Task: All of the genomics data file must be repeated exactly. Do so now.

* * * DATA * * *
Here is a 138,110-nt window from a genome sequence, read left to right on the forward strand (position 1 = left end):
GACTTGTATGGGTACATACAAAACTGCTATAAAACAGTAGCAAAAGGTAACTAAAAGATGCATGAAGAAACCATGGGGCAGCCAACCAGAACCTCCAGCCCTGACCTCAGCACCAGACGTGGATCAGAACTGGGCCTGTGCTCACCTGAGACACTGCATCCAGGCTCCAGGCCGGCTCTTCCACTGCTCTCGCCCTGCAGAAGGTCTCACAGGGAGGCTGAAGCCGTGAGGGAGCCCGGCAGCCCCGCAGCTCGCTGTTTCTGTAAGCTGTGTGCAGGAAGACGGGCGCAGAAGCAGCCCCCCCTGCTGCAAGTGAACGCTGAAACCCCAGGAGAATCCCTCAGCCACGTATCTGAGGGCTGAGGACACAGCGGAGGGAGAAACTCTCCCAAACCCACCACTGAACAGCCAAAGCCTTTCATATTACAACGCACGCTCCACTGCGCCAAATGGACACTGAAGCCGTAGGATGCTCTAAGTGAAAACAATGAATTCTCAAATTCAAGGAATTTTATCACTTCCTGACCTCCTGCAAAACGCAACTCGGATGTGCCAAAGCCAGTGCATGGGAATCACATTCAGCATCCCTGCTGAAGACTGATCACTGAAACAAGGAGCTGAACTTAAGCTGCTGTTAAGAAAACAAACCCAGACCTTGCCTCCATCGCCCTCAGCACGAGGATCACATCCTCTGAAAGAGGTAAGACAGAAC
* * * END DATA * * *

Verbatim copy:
Here is a 138,110-nt window from a genome sequence, read left to right on the forward strand (position 1 = left end):
GACTTGTATGGGTACATACAAAACTGCTATAAAACAGTAGCAAAAGGTAACTAAAAGATGCATGAAGAAACCATGGGGCAGCCAACCAGAACCTCCAGCCCTGACCTCAGCACCAGACGTGGATCAGAACTGGGCCTGTGCTCACCTGAGACACTGCATCCAGGCTCCAGGCCGGCTCTTCCACTGCTCTCGCCCTGCAGAAGGTCTCACAGGGAGGCTGAAGCCGTGAGGGAGCCCGGCAGCCCCGCAGCTCGCTGTTTCTGTAAGCTGTGTGCAGGAAGACGGGCGCAGAAGCAGCCCCCCCTGCTGCAAGTGAACGCTGAAACCCCAGGAGAATCCCTCAGCCACGTATCTGAGGGCTGAGGACACAGCGGAGGGAGAAACTCTCCCAAACCCACCACTGAACAGCCAAAGCCTTTCATATTACAACGCACGCTCCACTGCGCCAAATGGACACTGAAGCCGTAGGATGCTCTAAGTGAAAACAATGAATTCTCAAATTCAAGGAATTTTATCACTTCCTGACCTCCTGCAAAACGCAACTCGGATGTGCCAAAGCCAGTGCATGGGAATCACATTCAGCATCCCTGCTGAAGACTGATCACTGAAACAAGGAGCTGAACTTAAGCTGCTGTTAAGAAAACAAACCCAGACCTTGCCTCCATCGCCCTCAGCACGAGGATCACATCCTCTGAAAGAGGTAAGACAGAAC